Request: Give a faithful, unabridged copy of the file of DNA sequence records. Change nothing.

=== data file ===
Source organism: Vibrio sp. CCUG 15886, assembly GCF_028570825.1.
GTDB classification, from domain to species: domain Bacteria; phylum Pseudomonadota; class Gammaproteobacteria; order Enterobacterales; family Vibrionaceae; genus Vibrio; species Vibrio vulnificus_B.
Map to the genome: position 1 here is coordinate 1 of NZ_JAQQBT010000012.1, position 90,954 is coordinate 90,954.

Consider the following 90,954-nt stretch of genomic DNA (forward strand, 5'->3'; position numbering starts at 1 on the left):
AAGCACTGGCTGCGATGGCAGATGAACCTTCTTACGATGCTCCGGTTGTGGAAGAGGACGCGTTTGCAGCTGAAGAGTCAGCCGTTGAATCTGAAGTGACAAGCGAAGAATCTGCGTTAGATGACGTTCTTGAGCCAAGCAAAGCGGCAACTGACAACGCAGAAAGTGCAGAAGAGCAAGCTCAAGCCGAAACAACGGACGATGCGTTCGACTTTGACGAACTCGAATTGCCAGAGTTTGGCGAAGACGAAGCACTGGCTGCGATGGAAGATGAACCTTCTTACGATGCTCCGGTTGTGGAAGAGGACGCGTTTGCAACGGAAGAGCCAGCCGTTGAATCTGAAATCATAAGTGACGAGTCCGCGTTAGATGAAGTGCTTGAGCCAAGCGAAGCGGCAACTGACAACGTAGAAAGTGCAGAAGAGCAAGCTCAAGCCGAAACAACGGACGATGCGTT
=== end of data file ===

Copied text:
Source organism: Vibrio sp. CCUG 15886, assembly GCF_028570825.1.
GTDB classification, from domain to species: domain Bacteria; phylum Pseudomonadota; class Gammaproteobacteria; order Enterobacterales; family Vibrionaceae; genus Vibrio; species Vibrio vulnificus_B.
Map to the genome: position 1 here is coordinate 1 of NZ_JAQQBT010000012.1, position 90,954 is coordinate 90,954.

Consider the following 90,954-nt stretch of genomic DNA (forward strand, 5'->3'; position numbering starts at 1 on the left):
AAGCACTGGCTGCGATGGCAGATGAACCTTCTTACGATGCTCCGGTTGTGGAAGAGGACGCGTTTGCAGCTGAAGAGTCAGCCGTTGAATCTGAAGTGACAAGCGAAGAATCTGCGTTAGATGACGTTCTTGAGCCAAGCAAAGCGGCAACTGACAACGCAGAAAGTGCAGAAGAGCAAGCTCAAGCCGAAACAACGGACGATGCGTTCGACTTTGACGAACTCGAATTGCCAGAGTTTGGCGAAGACGAAGCACTGGCTGCGATGGAAGATGAACCTTCTTACGATGCTCCGGTTGTGGAAGAGGACGCGTTTGCAACGGAAGAGCCAGCCGTTGAATCTGAAATCATAAGTGACGAGTCCGCGTTAGATGAAGTGCTTGAGCCAAGCGAAGCGGCAACTGACAACGTAGAAAGTGCAGAAGAGCAAGCTCAAGCCGAAACAACGGACGATGCGTT